It’s been just over three months since I put together a small group of chanters to make up the Schola Cantorum for our 5:00 Traditional Latin Mass. Our little motley crew has been faithful in attendance and enthusiasm. Due to the difficulty of immersing volunteers headfirst into neumes and propers in a “dead” language, we have employed psalm tones to make the sung Propers of the Mass more accessible. This is especially useful when rehearsals are limited to approximately one hour once a week.
We’ve gotten into a groove with our Psalm tones. After I intone the first portion of a Proper, the Schola enters with confidence. It’s almost as if the terminations have become second nature! This is an exciting time!
During Lent, it is most preferable if the organ is silent from Ash Wednesday to Easter Vigil, though it can be used to aid the singing if the Schola is not proficient in singing the chant alone. We are a fledgling Schola, so we’re still getting the hang of it. (This is why we’re using the organ during Lent). The organ’s silence poses several other interesting “difficulties”:
1. There is far more silence in the Mass
This is actually not a difficulty at all. Silence is golden, and should give the faithful a beautiful time to prepare themselves for the Communion they are about to recieve.
2. The difficulty for the Schola is that the Offertory and Communion Antiphon are short, and setting them to Psalm tones typically makes them even shorter. I’m not saying that we have to fill as much time with music as possible, but it is nice to be able to cover the liturgical action carried out by the sacred ministers.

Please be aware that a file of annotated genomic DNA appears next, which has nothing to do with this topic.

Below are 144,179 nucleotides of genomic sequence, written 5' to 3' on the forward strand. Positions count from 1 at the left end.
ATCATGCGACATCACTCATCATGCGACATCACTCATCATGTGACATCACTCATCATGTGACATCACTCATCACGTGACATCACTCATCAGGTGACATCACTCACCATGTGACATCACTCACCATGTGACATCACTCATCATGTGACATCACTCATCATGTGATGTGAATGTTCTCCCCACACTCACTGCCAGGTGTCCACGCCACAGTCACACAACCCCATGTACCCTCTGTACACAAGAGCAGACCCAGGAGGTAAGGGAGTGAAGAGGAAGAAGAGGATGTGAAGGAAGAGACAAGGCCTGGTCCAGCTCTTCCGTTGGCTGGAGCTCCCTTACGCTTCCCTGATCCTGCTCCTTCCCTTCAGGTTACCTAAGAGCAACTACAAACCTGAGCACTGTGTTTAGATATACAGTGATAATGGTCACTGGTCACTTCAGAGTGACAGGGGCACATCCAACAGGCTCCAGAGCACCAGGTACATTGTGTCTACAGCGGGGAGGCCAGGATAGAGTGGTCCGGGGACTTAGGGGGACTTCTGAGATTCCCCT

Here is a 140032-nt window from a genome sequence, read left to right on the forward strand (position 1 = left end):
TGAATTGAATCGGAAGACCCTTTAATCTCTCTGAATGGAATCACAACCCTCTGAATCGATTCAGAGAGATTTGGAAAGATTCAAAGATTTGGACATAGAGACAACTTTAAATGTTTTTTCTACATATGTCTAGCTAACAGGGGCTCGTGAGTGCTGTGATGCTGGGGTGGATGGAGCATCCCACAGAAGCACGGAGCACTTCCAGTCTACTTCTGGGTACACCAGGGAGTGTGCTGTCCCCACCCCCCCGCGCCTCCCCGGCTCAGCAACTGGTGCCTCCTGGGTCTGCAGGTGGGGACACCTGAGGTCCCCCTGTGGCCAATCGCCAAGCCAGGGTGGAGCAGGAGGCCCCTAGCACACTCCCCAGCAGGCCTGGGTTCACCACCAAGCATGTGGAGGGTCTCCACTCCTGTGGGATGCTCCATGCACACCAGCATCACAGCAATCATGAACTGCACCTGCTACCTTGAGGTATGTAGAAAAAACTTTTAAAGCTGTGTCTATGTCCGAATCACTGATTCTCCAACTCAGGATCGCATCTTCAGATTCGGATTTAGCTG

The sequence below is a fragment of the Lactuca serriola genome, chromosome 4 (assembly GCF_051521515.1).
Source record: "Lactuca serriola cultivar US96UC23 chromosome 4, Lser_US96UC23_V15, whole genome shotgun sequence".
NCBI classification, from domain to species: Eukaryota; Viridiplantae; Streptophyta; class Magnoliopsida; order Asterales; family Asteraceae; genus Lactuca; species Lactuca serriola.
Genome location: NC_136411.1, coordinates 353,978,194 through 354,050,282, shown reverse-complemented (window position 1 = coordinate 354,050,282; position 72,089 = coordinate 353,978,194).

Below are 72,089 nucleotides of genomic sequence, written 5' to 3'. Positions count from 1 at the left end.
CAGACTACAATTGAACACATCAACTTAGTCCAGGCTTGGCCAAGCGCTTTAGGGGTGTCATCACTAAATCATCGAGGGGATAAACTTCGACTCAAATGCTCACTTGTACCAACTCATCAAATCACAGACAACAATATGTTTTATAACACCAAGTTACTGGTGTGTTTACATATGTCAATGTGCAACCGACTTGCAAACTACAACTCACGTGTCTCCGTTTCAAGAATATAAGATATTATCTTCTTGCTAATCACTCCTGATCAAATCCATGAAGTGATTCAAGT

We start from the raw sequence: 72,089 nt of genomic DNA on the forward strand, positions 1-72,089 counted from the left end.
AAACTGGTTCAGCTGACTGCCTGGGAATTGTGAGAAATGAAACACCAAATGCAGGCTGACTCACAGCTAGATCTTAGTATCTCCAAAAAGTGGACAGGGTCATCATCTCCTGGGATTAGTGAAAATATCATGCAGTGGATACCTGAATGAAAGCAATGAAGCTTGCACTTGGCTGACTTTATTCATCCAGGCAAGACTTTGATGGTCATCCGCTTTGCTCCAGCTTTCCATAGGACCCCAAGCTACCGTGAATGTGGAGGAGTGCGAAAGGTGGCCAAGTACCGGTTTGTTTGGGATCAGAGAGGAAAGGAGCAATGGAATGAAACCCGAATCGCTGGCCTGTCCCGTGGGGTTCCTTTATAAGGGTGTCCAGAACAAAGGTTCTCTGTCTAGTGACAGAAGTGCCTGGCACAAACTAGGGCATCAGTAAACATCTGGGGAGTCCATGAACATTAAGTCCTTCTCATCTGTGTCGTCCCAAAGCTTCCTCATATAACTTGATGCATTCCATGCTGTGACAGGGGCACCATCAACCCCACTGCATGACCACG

3. What can we do that keeps with the Season of Lent, but still allows us to cover the liturgical action? We are five people in total counting our organist. We don’t have the voices to sing four part motets (yet).
While perusing the MusicaSacra website, I found the answer. In the Latin basic chant resources available, I stumbled upon a wonderful little book entitled “Communio” that contains Psalm verses connected to each communion antiphon used in the TLM. This is a great way to sing during the distribution of Holy Communion and help elevate the prayers of the faithful! There’s only one catch: it uses the actual communion chant found in the Liber Usualis. This means that we have to “step up” a little and learn one authentic chant per Mass.
This is a great opportunity for a beginning schola. We’ve gotten comfortable with seeing a variety of neumes in the Psalm tones, and the next logical step is to “up the difficulty” without completely overwhelming the schola, which is made of volunteers.
We will attempt this approach during Mass for the first time tonight, as Father John Zuhlsdorf, author of the Catholic blog Reading Francis through Benedict (formerly known as What Does The Prayer Really Say), closes our Lenten Mission with a Solemn High Mass (the first one celebrated in our parish in over 50 years). Hopefully, the chant will be a beautiful addition to the Holy Sacrifice of the Mass! I’m also hoping next year to sing the chant unaccompanied for the season of Lent. 😉 We’ll see where we are when that time comes!